I am a nerd. In fact, like most actuaries, I’m a maths nerd.
That’s why I always enjoy reading statistical reports on superannuation from
APRA and the ATO. The latest ATO statistical report on SMSFs shows how our
sector is changing over time and helps us spot trends that are both important
for the future retirees of Australia and also those of us who work with SMSF
accountants, advisers and trustees.
The publication of this report often triggers commentary about which of the three major superannuation sectors outside the public sector schemes (industry, retail and SMSF) are “winning”. In other words, who has the most money and who is growing vs shrinking relative to the other sectors.
But when I’m wondering about the health of the SMSF sector one of the other factors I like to think about is the real purpose of superannuation – which is to provide retirement incomes.
According to the latest statistics the median age of SMSF members is around 60. That means roughly half the SMSF population is eligible to start a pension. And sure enough, around 45% of SMSFs are either entirely or partly in retirement pension phase. Note that this doesn’t include the funds that are providing transition to retirement income streams as these don’t count as “retirement phase” pensions (more on these below). Hence we’re possibly underestimating the proportion of funds that are genuinely providing an income stream to their members but nonetheless, the figures are reassuringly close.
Not surprisingly industry & retail fund members are younger – the latest statistics from APRA suggest that the median age in APRA funds is somewhere around early 40s. This is not strictly accurate as I’ve worked it out based on the ages of all the holders of member accounts in these funds and there are around 23 million accounts for (probably) 16 million members. A lot of people still have more than one account and if that applies more frequently to younger members than older ones we’re skewing the data by counting them more than once. However, you get the picture – industry fund members are younger. They also have lower balances.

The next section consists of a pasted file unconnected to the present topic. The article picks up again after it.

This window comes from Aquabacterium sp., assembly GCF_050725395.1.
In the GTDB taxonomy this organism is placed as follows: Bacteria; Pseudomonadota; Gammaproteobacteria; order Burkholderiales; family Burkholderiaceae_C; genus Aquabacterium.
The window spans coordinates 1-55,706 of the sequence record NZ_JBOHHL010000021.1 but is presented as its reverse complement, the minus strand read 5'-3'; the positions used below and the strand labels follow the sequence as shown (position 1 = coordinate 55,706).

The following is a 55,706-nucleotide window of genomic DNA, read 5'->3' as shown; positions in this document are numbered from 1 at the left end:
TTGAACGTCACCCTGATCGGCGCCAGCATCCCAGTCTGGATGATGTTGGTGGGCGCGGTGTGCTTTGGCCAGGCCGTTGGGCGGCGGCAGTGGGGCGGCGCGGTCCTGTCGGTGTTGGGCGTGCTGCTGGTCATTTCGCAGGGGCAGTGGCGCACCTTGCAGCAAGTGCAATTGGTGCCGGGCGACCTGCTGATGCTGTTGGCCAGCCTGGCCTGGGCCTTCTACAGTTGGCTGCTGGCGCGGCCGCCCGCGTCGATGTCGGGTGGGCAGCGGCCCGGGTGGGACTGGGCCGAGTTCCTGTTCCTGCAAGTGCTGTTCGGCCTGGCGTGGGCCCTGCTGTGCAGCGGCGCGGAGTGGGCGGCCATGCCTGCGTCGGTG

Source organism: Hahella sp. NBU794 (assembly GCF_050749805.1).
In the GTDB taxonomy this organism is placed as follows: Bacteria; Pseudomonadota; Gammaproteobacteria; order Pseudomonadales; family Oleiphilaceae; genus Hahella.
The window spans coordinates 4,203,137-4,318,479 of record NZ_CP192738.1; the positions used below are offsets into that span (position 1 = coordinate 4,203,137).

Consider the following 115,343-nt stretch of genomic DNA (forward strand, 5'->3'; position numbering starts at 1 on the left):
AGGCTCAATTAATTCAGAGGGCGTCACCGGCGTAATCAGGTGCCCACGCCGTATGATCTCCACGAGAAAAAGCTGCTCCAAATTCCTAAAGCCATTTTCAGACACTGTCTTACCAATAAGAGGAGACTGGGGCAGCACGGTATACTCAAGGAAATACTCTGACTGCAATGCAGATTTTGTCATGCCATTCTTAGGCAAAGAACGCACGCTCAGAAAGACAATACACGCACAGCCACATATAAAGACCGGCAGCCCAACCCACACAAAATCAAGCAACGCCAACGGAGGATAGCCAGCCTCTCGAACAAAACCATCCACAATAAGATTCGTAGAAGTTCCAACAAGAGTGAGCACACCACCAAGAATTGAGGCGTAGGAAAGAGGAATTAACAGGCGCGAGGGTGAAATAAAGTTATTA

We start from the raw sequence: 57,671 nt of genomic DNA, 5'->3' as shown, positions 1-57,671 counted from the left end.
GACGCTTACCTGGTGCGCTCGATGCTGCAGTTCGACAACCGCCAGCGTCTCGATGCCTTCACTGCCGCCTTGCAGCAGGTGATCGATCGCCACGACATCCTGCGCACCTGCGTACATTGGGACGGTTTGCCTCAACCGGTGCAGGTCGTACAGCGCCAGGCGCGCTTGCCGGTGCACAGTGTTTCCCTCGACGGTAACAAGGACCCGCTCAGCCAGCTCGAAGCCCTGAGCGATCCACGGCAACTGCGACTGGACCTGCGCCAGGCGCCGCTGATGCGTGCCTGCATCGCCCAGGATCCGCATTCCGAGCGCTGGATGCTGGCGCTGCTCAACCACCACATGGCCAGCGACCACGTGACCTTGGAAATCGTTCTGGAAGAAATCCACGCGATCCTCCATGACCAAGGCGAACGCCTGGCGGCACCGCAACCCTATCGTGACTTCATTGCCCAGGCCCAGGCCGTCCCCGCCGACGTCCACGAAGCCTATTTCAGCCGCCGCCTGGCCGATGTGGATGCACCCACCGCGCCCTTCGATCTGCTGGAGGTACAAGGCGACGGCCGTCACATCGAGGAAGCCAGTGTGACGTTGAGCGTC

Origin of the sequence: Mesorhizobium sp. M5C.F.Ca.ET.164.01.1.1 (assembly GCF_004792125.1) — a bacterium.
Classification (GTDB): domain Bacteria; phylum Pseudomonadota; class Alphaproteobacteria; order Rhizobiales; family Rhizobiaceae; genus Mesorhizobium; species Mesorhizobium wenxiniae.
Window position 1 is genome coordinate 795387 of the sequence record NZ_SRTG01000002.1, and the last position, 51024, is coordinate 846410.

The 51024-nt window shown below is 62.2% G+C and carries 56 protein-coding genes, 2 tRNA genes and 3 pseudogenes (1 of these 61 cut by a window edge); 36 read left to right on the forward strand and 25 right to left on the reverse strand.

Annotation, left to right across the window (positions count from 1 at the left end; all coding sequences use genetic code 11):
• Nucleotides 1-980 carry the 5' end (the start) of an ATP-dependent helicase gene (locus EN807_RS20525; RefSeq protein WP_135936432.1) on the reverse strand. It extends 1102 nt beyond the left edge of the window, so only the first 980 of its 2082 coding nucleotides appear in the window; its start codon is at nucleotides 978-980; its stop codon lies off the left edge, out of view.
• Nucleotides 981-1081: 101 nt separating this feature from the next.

So, it’s not surprising that fewer industry and retail fund members are receiving retirement phase pensions. But even I was surprised at the difference.
Fewer than 7% of member accounts (around 1.5 million) in these funds are paying retirement phase pensions.
That’s really not many, particularly when you consider that there are over 4 million accounts (just under 20% of all accounts) that belong to people over 60. Some of these people might have both a retirement phase pension account up to their transfer balance cap and an accumulation account (for the rest of their super) but that probably doesn’t explain the large discrepancy. I’d love to know why pensions are so under-utilised in industry and retail funds. Is it product design? Lack of awareness? Smaller balances?
When it comes to what sorts of payments are being taken from SMSFs, the ATO statistics certainly tell us that these have changed significantly since 1 July 2017. Perhaps predictably, transition to retirement income steams (TRISs) have become less popular. Of all the benefit payments taken out of SMSFs in 2016/17, around 8.4% related to a TRIS. In 2018/19, TRIS payments accounted for only 3.2% of superannuation payments.
The split between pension payments and lump sums has also shifted quite markedly. Back in 2016/17, lump sums accounted for less than 14% of total super payments from SMSFs (and it was at similar levels in earlier years). The figure is more like 30% now. I’d speculate there are several reasons. Firstly, it’s a sign of good advice for anyone who draws more out of super than the minimum pension payment they are required to take. They are (quite correctly) choosing to take the minimum pension payment and treat any extra amounts as lump sums – either commutations from their retirement phase pension or lump sums from their accumulation account. Secondly it’s likely that some members – when closing their SMSF – have opted to cash out their super entirely. They’re not so much making a choice about the type of fund they have, they are making a choice to get out of superannuation. This is understandable at a time of quite high personal income tax thresholds and where balances are declining.
And there’s more. I could go on for days about the interesting statistics in the ATO’s report or you could read it for yourself here. Go on – you know you want to...
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